A nuclear apocalypse would also end all life on Earth. There would be no escaping the disastrous effects of these weapons. Just like Jormungand’s venom, nuclear fallout and radiation would spread far and wide, poisoning the seas, the land, and anything it comes into contact with. Thor may have beaten the serpent, but he dies later due to the poison now coursing through his body. Many of the victims of nuclear weapons do not feel the full extent of their power until after the conflict, when cases of high rates of thyroid disease, cancer, and other illnesses materialize years later. The effects of a nuclear apocalypse would be monumental, and it would be the end of life as we know it.
Norse mythology is brutal. It spins elaborate tales that are just as likely to talk about shortcomings and challenges of life, as it is to talk about the triumphs over these challenges. However, by examining the brutal, harsh reality of life, we can learn many things from these myths. We can learn from the gods’ flaws and ignorance. The gods feared the destruction and daunting strength that Fenrir possessed. Just like the gods chained Fenrir, we have hidden away our nuclear weapons, in hopes that the threat of mutually assured destruction will deter these weapons from ever being used. The idea of using the threat of violence to prevent further violence is flawed and unstable. We acknowledge the death and destruction that these weapons hold. We acknowledge that these weapons could ultimately send us into our own Fimbulwinter, and our own Ragnarök. It was the gods’ ignorance and fear that ultimately brought Ragnarök upon them. Mistake after mistake is what sealed their fate. We do not have the capacity to make mistakes with nuclear weapons. Not when they ensure our own Ragnarök, or nuclear apocalypse.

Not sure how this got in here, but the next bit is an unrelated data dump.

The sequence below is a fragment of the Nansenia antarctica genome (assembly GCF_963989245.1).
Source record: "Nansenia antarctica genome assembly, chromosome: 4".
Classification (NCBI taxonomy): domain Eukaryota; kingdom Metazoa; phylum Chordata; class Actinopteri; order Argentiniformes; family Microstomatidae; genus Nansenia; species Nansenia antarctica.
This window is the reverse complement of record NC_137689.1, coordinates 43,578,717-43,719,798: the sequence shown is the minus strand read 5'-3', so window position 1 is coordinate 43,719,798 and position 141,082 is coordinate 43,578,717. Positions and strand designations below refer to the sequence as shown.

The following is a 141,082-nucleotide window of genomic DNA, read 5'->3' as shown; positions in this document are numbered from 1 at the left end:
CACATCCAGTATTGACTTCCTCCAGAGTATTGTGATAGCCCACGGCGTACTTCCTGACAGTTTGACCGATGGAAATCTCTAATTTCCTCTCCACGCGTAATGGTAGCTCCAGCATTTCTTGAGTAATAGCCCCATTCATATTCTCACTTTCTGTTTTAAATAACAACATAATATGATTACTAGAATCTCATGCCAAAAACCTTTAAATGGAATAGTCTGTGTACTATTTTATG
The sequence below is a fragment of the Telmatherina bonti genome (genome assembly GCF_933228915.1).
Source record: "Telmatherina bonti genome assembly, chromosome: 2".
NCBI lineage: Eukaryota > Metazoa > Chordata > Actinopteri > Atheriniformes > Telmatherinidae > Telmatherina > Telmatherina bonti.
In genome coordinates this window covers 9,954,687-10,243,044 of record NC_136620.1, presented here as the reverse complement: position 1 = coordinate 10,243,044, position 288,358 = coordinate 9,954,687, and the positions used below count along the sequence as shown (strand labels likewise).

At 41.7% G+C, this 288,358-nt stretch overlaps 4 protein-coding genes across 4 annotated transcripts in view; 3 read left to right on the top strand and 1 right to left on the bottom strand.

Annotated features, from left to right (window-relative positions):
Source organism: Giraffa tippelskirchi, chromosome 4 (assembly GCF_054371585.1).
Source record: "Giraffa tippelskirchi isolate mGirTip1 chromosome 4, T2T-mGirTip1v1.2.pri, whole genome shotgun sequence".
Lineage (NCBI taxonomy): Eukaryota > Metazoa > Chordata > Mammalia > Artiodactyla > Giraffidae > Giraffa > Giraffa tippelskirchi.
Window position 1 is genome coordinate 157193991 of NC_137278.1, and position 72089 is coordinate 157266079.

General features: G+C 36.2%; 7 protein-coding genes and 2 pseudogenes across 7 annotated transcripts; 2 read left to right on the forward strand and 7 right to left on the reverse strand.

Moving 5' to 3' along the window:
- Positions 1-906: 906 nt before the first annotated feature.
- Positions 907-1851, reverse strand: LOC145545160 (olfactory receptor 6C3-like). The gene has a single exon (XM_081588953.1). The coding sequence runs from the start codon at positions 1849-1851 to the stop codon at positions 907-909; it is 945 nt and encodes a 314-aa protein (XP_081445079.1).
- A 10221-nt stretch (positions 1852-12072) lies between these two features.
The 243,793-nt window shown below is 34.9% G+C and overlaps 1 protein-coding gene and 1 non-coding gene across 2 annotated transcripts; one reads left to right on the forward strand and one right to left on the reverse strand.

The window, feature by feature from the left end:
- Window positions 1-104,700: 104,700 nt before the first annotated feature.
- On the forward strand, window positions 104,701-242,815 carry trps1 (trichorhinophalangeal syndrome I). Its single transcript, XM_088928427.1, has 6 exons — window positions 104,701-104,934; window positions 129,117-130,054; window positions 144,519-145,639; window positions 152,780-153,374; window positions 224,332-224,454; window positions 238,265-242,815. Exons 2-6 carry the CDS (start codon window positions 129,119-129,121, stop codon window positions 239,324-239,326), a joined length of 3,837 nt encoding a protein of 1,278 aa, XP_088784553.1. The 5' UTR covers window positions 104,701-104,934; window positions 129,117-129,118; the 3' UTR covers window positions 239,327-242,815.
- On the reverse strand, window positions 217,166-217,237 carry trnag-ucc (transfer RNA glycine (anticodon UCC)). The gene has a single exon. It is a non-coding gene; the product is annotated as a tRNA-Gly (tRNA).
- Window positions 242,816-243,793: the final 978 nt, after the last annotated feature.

However, unlike the gods’ and goddesses of Norse legends, our future doesn’t have to be all doom and gloom. Taking the story of the gods, we can learn from our mistakes and proactively work towards a world free of our own Ragnarök. There are actions that can be taken against nuclear weapons, and towards a world free of their harmful effects. Take action today and sign the pledge for No First Use, showing your representatives that you believe that no one should possess the vast power to end all life on Earth. Together, we can work to end any possibility of our own Ragnarök, and join the frontline towards a better, safer future.
Rachel Traczyk works with Beyond the Bomb to recruit and train the next generation of anti-nuclear advocates and activists.